Former LA County sheriff convicted of obstructing justice

March 16, 2017

Lee Baca

A jury has found former Los Angeles County Sheriff Lee Baca guilty of three felonies pertaining to a scheme to impede a federal investigation into corruption and civil rights abuses at county jail facilities. Baca is now facing a likely prison sentence.

The scheme to thwart the federal investigation allegedly began in Aug. 2011, when deputies recovered a cell phone from an inmate at the Los Angeles Men’s Central Jail, linked the phone to the FBI and determined the inmate was an informant who was cooperating in a corruption and civil rights investigation. The phone was given to the inmate by a corrupt deputy, who subsequently pleaded guilty to federal bribery charges.

As part of the obstruction scheme, Baca ordered a criminal investigation into FBI agents and directed deputies to conceal the informant from federal investigators, United States prosecutors argued. Members of the conspiracy also engaged in witness tampering in an effort to prevent information from being shared with federal authorities and threatened to arrest the lead FBI agent on the case.

Baca placed his right-hand man, then-undersheriff Paul Tanaka in charge of the scheme, but the former sheriff participated in dozens of meetings and phone calls with co-conspirators and admitted to directing his deputies to approach the FBI agent, federal prosecutors said.

Last December, a mistrial was declared in Baca’s case after the jury deadlocked 11-1 in favor of acquittal. Federal prosecutors then retried Baca, and on Wednesday, the second jury found him guilty of obstruction of justice, conspiracy and making false statements to federal investigators.

“The former sheriff has now been held accountable for overseeing a widespread scheme to obstruct justice by issuing orders disjoined to protect a corrupt culture,” Acting United States Attorney Sandra R. Brown said. “As the sheriff of Los Angeles County, Mr. Baca had a duty to uphold the law, a duty he utterly failed when he played an active role in undermining a federal investigation into illegal conduct at the jails. Today’s verdict shows that no one is above the law.”

Following Baca’s conviction, the federal investigation in to LA County jail facilities has resulted in a total of 21 convictions. Ten former members of the sheriff’s department have been convicted in the obstruction scheme, and 11 former deputies have been convicted of charges mostly related to unprovoked beatings of inmates and subsequent cover-ups.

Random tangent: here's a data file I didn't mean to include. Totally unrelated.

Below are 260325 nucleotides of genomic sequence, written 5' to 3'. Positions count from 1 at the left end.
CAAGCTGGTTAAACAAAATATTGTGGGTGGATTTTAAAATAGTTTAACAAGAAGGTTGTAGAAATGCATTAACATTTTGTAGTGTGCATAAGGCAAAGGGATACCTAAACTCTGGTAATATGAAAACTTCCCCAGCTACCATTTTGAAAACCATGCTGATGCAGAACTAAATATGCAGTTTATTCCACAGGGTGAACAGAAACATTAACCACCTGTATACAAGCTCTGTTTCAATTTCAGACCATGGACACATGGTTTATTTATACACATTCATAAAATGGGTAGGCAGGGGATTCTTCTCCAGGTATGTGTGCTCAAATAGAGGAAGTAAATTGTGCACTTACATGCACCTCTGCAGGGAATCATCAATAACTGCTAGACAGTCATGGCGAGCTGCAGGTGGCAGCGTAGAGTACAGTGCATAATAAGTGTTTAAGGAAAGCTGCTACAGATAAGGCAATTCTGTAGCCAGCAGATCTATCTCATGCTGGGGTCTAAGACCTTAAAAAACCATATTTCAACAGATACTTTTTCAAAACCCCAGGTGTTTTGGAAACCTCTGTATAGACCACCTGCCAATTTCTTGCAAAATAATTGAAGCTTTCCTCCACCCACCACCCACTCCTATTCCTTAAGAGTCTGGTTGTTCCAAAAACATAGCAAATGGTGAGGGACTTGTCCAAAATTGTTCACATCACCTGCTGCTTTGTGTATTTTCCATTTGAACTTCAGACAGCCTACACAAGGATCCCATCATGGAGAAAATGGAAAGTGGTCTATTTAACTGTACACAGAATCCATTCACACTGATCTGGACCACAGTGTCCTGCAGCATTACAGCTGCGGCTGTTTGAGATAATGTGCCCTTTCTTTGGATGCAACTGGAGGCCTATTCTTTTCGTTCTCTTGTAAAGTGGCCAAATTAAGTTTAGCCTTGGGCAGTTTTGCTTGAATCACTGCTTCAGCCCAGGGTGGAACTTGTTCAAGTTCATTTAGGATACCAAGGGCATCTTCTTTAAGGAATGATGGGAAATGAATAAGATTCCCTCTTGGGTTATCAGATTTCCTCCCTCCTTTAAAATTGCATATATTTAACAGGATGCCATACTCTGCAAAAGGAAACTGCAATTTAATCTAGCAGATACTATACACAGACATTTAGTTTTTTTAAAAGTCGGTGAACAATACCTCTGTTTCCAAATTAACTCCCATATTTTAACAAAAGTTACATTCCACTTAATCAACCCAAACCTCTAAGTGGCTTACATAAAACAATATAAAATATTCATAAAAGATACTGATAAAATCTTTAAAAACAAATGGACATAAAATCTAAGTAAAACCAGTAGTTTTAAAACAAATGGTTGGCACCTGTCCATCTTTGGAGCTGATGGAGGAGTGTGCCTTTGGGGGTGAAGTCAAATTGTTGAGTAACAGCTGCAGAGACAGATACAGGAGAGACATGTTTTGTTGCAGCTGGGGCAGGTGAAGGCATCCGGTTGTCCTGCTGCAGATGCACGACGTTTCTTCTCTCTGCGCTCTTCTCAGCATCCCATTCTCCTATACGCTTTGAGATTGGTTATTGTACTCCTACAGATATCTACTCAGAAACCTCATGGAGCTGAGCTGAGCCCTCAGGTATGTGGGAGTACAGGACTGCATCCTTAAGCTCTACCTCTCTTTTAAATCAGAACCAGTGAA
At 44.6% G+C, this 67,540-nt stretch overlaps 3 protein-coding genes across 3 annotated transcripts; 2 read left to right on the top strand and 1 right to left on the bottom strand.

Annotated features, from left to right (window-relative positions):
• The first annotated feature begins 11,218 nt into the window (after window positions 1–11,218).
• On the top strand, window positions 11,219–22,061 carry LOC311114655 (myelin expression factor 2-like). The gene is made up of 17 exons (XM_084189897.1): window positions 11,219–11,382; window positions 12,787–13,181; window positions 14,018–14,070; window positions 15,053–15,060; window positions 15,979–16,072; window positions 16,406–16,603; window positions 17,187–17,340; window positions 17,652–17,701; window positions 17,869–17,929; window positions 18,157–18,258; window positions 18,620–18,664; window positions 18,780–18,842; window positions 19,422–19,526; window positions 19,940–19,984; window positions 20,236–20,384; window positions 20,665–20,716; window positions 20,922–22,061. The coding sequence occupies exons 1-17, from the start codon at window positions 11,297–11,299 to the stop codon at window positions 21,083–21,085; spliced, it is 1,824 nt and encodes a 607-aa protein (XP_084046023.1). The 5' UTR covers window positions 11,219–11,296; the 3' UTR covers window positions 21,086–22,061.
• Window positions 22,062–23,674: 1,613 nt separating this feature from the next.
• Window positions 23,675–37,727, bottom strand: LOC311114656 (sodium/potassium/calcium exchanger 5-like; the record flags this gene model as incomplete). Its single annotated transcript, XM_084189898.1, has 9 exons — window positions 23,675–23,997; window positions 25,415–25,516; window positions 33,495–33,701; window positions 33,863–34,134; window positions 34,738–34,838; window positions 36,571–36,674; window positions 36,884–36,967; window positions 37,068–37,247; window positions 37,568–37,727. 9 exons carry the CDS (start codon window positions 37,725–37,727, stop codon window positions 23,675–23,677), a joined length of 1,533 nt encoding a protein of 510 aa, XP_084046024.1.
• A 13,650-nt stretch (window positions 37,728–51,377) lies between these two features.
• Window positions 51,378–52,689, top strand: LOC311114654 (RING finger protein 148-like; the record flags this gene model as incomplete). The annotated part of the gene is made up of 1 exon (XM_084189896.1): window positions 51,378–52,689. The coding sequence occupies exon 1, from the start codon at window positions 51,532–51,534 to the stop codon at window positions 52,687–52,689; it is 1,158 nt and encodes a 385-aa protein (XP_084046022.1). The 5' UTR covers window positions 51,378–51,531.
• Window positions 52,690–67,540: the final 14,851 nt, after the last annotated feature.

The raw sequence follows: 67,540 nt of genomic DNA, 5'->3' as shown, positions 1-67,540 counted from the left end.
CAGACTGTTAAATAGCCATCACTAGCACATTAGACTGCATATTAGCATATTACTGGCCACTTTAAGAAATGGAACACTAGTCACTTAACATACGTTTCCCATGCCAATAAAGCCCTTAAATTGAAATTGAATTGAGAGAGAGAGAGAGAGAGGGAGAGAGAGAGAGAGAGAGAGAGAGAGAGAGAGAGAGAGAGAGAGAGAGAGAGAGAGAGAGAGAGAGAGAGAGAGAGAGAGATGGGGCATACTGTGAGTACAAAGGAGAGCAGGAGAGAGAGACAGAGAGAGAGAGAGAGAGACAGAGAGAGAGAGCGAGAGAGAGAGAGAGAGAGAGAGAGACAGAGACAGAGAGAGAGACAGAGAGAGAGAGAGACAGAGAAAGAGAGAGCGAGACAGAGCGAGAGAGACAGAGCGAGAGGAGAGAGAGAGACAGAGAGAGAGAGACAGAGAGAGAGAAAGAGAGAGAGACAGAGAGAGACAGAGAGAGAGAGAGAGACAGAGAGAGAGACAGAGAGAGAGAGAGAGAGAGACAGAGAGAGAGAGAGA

Baca, 74, is facing a maximum sentence of 20 years in federal prison.







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8 Comments

  1. StakeHolder says:

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    (0) 0 Total Votes - 0 up - 0 down
  2. laftch says:

    Am I the only one who sees a disconnect here? A local government official interferes with federal authorities and gets jail time. Yet local government officials interfere and obstruct federal immigration laws and are praised as heroes. The system is definitely broken.

    (25) 31 Total Votes - 28 up - 3 down
  3. L.A.RamsFan says:

    In some places that “Thin Blue Line” sure does seem to get thicker…

    (10) 10 Total Votes - 10 up - 0 down
  4. San Louie says:

    “…Last December, a mistrial was declared in Baca’s case after the jury deadlocked 11-1 in favor of acquittal. Federal prosecutors then retried Baca, and on Wednesday, the second jury found him guilty of obstruction of justice, conspiracy and making false statements to federal investigators…”

    Someone on that first jury had some guts, some resolve. Good on them…

    If someone the size of Baca can be legitimately taken down, maybe there is some hope?

    (10) 12 Total Votes - 11 up - 1 down
  5. kayaknut says:

    He may get a few years in jail but don’t worry his pension will stay intact.

    (6) 8 Total Votes - 7 up - 1 down
  6. Pete says:

    Public officials should get at least double the penalty we get. Usually they walk and we serve time.

    (24) 40 Total Votes - 32 up - 8 down
    • JimF says:

      I’m all for bringing back 1600’s-style public shamings, too. Seriously. I think there would be quite a bit of deterrent power in making people have to sit in stocks in the town square for a few weeks while citizens jeer at them a bit.—Humanely of course. Nobody enjoys a pity party. I’m thinking perhaps they should have to dress up like a clown and perform tricks for kids or sit for a dollar-per-ball dunk tank until their debt to society is paid off.

      (8) 20 Total Votes - 14 up - 6 down
    • jimmy_me says:

      And in SLO county, people who abuse their position get a giant bonus before they walk.

      (28) 30 Total Votes - 29 up - 1 down

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